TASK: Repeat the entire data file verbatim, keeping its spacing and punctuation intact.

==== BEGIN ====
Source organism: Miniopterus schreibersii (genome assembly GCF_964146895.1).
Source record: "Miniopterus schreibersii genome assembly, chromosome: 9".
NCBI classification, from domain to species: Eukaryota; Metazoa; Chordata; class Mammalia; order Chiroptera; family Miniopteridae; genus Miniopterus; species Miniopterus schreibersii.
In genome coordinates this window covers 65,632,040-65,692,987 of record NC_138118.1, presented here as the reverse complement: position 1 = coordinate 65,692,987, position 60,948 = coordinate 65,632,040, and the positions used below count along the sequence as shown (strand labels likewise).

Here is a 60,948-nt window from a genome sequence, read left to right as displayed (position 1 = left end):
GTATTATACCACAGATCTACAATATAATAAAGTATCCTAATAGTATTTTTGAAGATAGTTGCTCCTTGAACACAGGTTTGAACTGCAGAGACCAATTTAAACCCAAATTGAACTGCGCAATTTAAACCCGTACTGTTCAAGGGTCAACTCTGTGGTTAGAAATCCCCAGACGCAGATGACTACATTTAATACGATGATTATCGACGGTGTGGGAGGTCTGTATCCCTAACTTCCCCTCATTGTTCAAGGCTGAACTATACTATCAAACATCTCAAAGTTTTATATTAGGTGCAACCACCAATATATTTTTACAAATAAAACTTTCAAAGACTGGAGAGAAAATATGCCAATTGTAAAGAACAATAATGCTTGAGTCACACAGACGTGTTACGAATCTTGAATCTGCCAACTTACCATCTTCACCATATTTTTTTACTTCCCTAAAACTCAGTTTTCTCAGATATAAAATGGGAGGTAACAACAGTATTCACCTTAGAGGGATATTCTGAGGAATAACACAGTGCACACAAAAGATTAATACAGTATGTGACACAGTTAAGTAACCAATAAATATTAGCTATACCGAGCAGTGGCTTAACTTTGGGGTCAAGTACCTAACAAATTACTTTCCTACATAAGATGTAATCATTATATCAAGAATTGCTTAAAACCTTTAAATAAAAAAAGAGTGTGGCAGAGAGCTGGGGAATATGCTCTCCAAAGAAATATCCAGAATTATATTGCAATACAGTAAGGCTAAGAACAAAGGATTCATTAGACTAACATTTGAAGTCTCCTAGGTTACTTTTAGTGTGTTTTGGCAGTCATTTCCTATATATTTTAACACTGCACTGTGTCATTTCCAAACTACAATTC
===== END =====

Source organism: Miniopterus schreibersii (genome assembly GCF_964146895.1).
Source record: "Miniopterus schreibersii genome assembly, chromosome: 9".
NCBI classification, from domain to species: Eukaryota; Metazoa; Chordata; class Mammalia; order Chiroptera; family Miniopteridae; genus Miniopterus; species Miniopterus schreibersii.
In genome coordinates this window covers 65,632,040-65,692,987 of record NC_138118.1, presented here as the reverse complement: position 1 = coordinate 65,692,987, position 60,948 = coordinate 65,632,040, and the positions used below count along the sequence as shown (strand labels likewise).

Here is a 60,948-nt window from a genome sequence, read left to right as displayed (position 1 = left end):
GTATTATACCACAGATCTACAATATAATAAAGTATCCTAATAGTATTTTTGAAGATAGTTGCTCCTTGAACACAGGTTTGAACTGCAGAGACCAATTTAAACCCAAATTGAACTGCGCAATTTAAACCCGTACTGTTCAAGGGTCAACTCTGTGGTTAGAAATCCCCAGACGCAGATGACTACATTTAATACGATGATTATCGACGGTGTGGGAGGTCTGTATCCCTAACTTCCCCTCATTGTTCAAGGCTGAACTATACTATCAAACATCTCAAAGTTTTATATTAGGTGCAACCACCAATATATTTTTACAAATAAAACTTTCAAAGACTGGAGAGAAAATATGCCAATTGTAAAGAACAATAATGCTTGAGTCACACAGACGTGTTACGAATCTTGAATCTGCCAACTTACCATCTTCACCATATTTTTTTACTTCCCTAAAACTCAGTTTTCTCAGATATAAAATGGGAGGTAACAACAGTATTCACCTTAGAGGGATATTCTGAGGAATAACACAGTGCACACAAAAGATTAATACAGTATGTGACACAGTTAAGTAACCAATAAATATTAGCTATACCGAGCAGTGGCTTAACTTTGGGGTCAAGTACCTAACAAATTACTTTCCTACATAAGATGTAATCATTATATCAAGAATTGCTTAAAACCTTTAAATAAAAAAAGAGTGTGGCAGAGAGCTGGGGAATATGCTCTCCAAAGAAATATCCAGAATTATATTGCAATACAGTAAGGCTAAGAACAAAGGATTCATTAGACTAACATTTGAAGTCTCCTAGGTTACTTTTAGTGTGTTTTGGCAGTCATTTCCTATATATTTTAACACTGCACTGTGTCATTTCCAAACTACAATTC